Because a majority of Kansas's high-poverty public schools are failing to meet standards in reading and mathematics as diagnosed through the state's reading and mathematics assessments; and because these assessments are used to measure Adequate Yearly Progress (AYP) to determine whether a school is placed on warning or improvement and influences accreditation by the Kansas State Department of Education, the purpose of this qualitative research project was to investigate how teachers' perceptions and behaviors influence student performance. The research addressed the specific needs of students and teacher efficacy in two high-achieving, high-poverty rural Kansas elementary schools.
Criterion sampling or predetermined criterion sampling was used to select the participating schools. In order to be eligible to participate in the study, the elementary school had to have a student population of at least 100 students with 70% or more participating in the free and reduced lunch program and had to have achieved the Building Standard of Excellence in reading and mathematics for two consecutive years. Only three schools in the state of Kansas met the criterion; however, one school was unable to participate due to internal conflicts.
Qualitative methods were used during a four-phase research design: (a) informal, conversational interviews with two school superintendents, two building principals, and six classroom teachers; (b) formal, standardized, open-ended interviews with two school superintendents, two building principals, and six classroom teachers; (c) classroom observations of six classroom teachers; and (d) document collection from two school districts. Participants also completed a background questionnaire. Teachers and administrators were interviewed with preset questions, which focused on answering seven research questions: (1) How do teachers perceive high-poverty students? (2) What are the perceptions of teachers concerning their attitudes toward and expectations of high-poverty students? (3) Do teachers defend their students' rights to learn and serve as advocates for their students living in poverty? If so, in what ways do they protect and advocate? (4) To maintain a positive attitude toward their colleagues and students, how do teachers cope with the bureaucracy of the system? (5) Do teachers working in high-poverty schools view themselves as role models and mentors for students in poverty? If so, in what ways do they model and mentor? (6) Do teachers in high-poverty schools implement strategies in their classrooms to provide the tools and environment to improve student achievement? If so, what strategies do they implement? (7) What role do teachers feel their administrators play in their efforts to improve student achievement? For purposes of analysis and organization, the research questions were divided into two categories: perceptions and behaviors.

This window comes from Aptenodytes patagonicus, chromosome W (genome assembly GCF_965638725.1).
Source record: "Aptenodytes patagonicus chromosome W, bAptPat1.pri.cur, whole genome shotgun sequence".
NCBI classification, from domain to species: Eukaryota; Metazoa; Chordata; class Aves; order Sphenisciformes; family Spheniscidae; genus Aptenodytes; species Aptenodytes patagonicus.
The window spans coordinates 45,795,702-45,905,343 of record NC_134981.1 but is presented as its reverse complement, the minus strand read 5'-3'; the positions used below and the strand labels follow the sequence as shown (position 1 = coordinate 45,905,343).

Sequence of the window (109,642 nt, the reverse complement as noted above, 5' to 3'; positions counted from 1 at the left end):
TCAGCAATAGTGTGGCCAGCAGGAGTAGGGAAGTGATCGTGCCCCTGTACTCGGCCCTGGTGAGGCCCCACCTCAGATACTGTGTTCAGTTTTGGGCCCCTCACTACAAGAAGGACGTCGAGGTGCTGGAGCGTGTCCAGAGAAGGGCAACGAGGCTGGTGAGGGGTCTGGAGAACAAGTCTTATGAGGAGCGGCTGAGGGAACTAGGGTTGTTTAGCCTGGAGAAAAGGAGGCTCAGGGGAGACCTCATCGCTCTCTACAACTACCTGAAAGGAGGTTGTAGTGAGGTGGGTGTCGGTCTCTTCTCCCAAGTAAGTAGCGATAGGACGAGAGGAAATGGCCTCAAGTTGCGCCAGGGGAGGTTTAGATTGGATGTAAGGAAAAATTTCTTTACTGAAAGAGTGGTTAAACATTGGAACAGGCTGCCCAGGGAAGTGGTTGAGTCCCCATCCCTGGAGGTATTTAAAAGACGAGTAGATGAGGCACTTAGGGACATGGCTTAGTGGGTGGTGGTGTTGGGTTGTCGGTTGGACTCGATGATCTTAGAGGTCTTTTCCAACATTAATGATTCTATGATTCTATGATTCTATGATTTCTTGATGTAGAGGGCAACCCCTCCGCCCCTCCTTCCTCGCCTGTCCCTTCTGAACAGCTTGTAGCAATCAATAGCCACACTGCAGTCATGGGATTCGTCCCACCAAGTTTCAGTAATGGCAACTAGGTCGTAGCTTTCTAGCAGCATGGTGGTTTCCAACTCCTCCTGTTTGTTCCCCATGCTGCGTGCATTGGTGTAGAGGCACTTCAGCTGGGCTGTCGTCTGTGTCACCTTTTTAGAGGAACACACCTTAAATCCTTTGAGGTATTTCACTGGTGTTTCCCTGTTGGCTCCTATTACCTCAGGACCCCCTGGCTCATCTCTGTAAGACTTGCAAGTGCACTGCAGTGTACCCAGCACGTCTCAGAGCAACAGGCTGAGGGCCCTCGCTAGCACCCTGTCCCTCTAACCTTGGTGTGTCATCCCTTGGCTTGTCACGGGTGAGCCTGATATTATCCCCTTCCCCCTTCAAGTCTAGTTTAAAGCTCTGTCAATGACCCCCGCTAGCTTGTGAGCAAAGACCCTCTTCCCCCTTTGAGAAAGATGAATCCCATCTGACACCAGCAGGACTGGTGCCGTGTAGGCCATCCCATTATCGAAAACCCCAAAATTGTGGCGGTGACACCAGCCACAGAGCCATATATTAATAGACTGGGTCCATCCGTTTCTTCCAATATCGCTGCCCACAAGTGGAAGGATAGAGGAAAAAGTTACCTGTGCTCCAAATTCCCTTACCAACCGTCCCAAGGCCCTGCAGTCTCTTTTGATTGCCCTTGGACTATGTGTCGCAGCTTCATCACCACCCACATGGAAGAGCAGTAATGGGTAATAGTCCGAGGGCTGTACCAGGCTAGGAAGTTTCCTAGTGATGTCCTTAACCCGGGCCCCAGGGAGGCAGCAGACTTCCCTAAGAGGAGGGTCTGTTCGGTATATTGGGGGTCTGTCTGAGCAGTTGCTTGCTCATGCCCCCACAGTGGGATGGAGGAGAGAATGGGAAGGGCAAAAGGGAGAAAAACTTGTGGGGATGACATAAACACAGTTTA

In answering the research questions, the study revealed three major themes related to the influence on achievement in high-achieving, high-poverty schools: (1) system design promotes success, (2) leadership style promotes success, (3) teachers' perceptions and behaviors promote success. The core of the schools' success rested with the teachers' positive perceptions of and behaviors toward their students. Underpinning the efforts of the teachers was administrative support and a system design organized to enhance not hinder the learning process. Although the initial intent of the study was to examine teachers' perceptions and behaviors, system design and leadership style were important to answering the questions because both fed teachers' behaviors and perceptions.
With identification of teachers' perceptions and behaviors in these two rural Kansas elementary schools, specific recommendations are provided for research, policy, and practice, which may be transferable to other high-poverty, rural, elementary schools serving students living in poverty. Further research is recommended to distinguish differences in the types of poverty as well as comparisons between low- and high-achieving schools. Policy makers should consider revision of NCLB mandates to include less testing and more assistance. Practicing educators should foster a system of cooperation and cultivate leadership.